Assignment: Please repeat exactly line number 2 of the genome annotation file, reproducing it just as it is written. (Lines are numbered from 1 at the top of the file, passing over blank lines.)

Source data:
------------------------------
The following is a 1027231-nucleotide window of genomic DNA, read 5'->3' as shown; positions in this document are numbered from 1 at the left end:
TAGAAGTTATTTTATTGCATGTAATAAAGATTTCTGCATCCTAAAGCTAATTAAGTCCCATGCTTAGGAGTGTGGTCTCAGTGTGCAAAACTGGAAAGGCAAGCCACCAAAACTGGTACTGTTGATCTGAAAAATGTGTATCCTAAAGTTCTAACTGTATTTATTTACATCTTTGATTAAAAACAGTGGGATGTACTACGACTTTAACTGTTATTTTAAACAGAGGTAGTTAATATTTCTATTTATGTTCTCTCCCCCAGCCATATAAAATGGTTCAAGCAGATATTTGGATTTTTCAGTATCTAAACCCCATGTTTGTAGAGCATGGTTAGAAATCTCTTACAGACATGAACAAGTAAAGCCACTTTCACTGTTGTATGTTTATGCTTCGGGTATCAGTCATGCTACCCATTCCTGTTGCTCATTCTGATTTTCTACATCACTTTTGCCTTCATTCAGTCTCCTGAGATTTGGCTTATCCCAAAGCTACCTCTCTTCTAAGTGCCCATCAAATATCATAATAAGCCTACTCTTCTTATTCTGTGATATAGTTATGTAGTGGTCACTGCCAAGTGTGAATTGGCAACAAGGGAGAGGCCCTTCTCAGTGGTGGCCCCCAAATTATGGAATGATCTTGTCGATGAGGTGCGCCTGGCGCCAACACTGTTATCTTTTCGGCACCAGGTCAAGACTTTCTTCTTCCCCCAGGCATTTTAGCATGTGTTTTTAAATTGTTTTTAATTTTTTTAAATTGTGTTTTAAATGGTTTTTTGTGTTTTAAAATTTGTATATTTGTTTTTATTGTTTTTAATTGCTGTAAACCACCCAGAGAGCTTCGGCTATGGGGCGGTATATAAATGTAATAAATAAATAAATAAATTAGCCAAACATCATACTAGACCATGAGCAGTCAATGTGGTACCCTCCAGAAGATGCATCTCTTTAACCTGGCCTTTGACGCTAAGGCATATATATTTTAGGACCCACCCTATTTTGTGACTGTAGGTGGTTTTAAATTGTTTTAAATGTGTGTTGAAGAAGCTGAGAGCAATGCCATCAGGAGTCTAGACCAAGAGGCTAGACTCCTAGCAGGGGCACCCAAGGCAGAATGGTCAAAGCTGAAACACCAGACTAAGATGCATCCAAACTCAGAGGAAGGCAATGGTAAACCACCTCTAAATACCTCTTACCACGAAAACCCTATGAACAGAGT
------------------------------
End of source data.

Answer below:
TAGAAGTTATTTTATTGCATGTAATAAAGATTTCTGCATCCTAAAGCTAATTAAGTCCCATGCTTAGGAGTGTGGTCTCAGTGTGCAAAACTGGAAAGGCAAGCCACCAAAACTGGTACTGTTGATCTGAAAAATGTGTATCCTAAAGTTCTAACTGTATTTATTTACATCTTTGATTAAAAACAGTGGGATGTACTACGACTTTAACTGTTATTTTAAACAGAGGTAGTTAATATTTCTATTTATGTTCTCTCCCCCAGCCATATAAAATGGTTCAAGCAGATATTTGGATTTTTCAGTATCTAAACCCCATGTTTGTAGAGCATGGTTAGAAATCTCTTACAGACATGAACAAGTAAAGCCACTTTCACTGTTGTATGTTTATGCTTCGGGTATCAGTCATGCTACCCATTCCTGTTGCTCATTCTGATTTTCTACATCACTTTTGCCTTCATTCAGTCTCCTGAGATTTGGCTTATCCCAAAGCTACCTCTCTTCTAAGTGCCCATCAAATATCATAATAAGCCTACTCTTCTTATTCTGTGATATAGTTATGTAGTGGTCACTGCCAAGTGTGAATTGGCAACAAGGGAGAGGCCCTTCTCAGTGGTGGCCCCCAAATTATGGAATGATCTTGTCGATGAGGTGCGCCTGGCGCCAACACTGTTATCTTTTCGGCACCAGGTCAAGACTTTCTTCTTCCCCCAGGCATTTTAGCATGTGTTTTTAAATTGTTTTTAATTTTTTTAAATTGTGTTTTAAATGGTTTTTTGTGTTTTAAAATTTGTATATTTGTTTTTATTGTTTTTAATTGCTGTAAACCACCCAGAGAGCTTCGGCTATGGGGCGGTATATAAATGTAATAAATAAATAAATAAATTAGCCAAACATCATACTAGACCATGAGCAGTCAATGTGGTACCCTCCAGAAGATGCATCTCTTTAACCTGGCCTTTGACGCTAAGGCATATATATTTTAGGACCCACCCTATTTTGTGACTGTAGGTGGTTTTAAATTGTTTTAAATGTGTGTTGAAGAAGCTGAGAGCAATGCCATCAGGAGTCTAGACCAAGAGGCTAGACTCCTAGCAGGGGCACCCAAGGCAGAATGGTCAAAGCTGAAACACCAGACTAAGATGCATCCAAACTCAGAGGAAGGCAATGGTAAACCACCTCTAAATACCTCTTACCACGAAAACCCTATGAACAGAGT